Numa Pompilius, the Sabine second king of Rome who consorted with the nymph Egeria and established many of Rome's legal and religious institutions. Servius Tullius, the sixth king of Rome, whose mysterious origins were mythologized and, said to have been the lover of the goddess Fortuna; the Tarpeian Rock, why it was used for the execution of traitors. Lucretia, whose self-sacrifice prompted the overthrow of the early Roman monarchy and led to the establishment of the Republic. Cloelia, A Roman woman taken hostage by Lars Porsena, she escaped the Clusian camp with a group of Roman virgins. Horatius at the bridge, on the importance of individual valor. Mucius Scaevola, who thrust his right hand into the fire to prove his loyalty to Rome. Caeculus and the founding of Praeneste. Manlius and the geese, about divine intervention at the Gallic siege of Rome. Stories pertaining to the Nonae Caprotinae and Poplifugia festivals. Coriolanus, a story of politics and morality; the Etruscan city of Corythus as the "cradle" of Trojan and Italian civilization.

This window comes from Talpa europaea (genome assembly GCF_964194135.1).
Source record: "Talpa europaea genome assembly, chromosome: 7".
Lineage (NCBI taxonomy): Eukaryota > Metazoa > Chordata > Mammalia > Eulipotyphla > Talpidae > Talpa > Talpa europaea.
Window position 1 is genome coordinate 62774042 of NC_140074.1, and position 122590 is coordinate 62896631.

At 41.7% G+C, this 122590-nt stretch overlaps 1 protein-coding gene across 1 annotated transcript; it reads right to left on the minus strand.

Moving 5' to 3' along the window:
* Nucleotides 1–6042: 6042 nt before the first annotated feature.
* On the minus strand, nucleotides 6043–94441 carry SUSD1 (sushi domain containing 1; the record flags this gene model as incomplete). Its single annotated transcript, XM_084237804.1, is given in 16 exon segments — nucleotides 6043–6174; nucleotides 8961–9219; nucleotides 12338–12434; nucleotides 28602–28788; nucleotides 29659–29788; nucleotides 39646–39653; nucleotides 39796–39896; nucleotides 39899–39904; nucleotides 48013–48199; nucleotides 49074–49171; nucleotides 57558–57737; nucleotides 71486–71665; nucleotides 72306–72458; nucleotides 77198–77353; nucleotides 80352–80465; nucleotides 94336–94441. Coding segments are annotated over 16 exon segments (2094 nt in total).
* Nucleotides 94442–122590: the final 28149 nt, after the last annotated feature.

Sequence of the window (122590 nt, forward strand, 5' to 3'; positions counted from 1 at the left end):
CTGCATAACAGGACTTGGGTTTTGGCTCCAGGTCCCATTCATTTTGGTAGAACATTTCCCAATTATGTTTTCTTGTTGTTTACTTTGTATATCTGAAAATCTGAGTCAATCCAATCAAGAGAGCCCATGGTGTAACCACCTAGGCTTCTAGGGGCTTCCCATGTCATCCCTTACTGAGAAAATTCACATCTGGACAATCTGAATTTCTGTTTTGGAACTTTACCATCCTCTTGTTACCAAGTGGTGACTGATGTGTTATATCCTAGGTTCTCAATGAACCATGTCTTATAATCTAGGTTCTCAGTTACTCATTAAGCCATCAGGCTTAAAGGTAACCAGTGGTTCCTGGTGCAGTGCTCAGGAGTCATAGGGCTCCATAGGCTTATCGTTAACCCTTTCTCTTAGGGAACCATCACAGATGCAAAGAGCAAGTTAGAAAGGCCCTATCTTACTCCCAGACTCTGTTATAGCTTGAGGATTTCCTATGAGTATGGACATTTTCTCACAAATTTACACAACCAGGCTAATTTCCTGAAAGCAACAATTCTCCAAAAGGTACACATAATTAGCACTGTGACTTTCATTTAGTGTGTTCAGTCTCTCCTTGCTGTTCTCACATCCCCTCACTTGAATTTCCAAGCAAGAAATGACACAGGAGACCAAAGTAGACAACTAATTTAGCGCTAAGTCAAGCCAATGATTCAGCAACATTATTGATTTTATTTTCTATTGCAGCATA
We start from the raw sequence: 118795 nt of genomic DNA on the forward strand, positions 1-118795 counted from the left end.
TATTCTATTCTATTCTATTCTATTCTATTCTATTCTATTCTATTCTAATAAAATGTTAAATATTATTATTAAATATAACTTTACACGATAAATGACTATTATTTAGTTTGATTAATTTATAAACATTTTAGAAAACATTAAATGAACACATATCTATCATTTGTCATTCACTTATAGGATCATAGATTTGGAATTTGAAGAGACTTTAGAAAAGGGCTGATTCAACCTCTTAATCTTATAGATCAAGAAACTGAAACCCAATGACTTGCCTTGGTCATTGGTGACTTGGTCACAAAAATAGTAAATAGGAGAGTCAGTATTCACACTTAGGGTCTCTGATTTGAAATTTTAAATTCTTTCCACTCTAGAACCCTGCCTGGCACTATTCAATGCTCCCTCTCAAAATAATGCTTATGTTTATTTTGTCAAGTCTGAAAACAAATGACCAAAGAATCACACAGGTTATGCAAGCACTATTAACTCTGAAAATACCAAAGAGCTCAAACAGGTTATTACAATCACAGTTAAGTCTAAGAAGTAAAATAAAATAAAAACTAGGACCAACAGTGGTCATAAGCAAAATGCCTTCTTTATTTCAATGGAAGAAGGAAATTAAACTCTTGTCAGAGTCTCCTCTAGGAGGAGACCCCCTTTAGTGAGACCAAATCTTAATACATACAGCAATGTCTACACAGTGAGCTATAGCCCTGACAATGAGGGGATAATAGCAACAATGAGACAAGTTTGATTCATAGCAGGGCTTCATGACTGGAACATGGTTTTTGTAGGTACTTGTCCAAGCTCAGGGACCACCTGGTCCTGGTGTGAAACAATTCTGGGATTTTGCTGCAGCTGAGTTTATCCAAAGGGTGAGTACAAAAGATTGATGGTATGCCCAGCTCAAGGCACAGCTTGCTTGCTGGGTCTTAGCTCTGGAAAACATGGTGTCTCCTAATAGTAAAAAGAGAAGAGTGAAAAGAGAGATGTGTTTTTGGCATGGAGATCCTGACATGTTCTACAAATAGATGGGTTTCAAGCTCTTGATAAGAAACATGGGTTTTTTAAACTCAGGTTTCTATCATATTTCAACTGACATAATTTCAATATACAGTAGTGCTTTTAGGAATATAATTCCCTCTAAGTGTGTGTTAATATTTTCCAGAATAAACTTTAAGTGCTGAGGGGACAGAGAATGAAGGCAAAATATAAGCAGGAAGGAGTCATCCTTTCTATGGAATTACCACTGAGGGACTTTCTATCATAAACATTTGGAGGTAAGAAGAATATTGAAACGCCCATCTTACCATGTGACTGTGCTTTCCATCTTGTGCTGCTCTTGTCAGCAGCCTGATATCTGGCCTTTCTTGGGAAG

The arrival of the Great Mother in Rome. Narratives of divine activity played a more important role in the system of Greek religious belief than among the Romans, for whom ritual and cult were primary. Although Roman religion did not have a basis in scriptures and exegesis, priestly literature was one of the earliest written forms of Latin prose; the books and commentaries of the College of Pontiffs and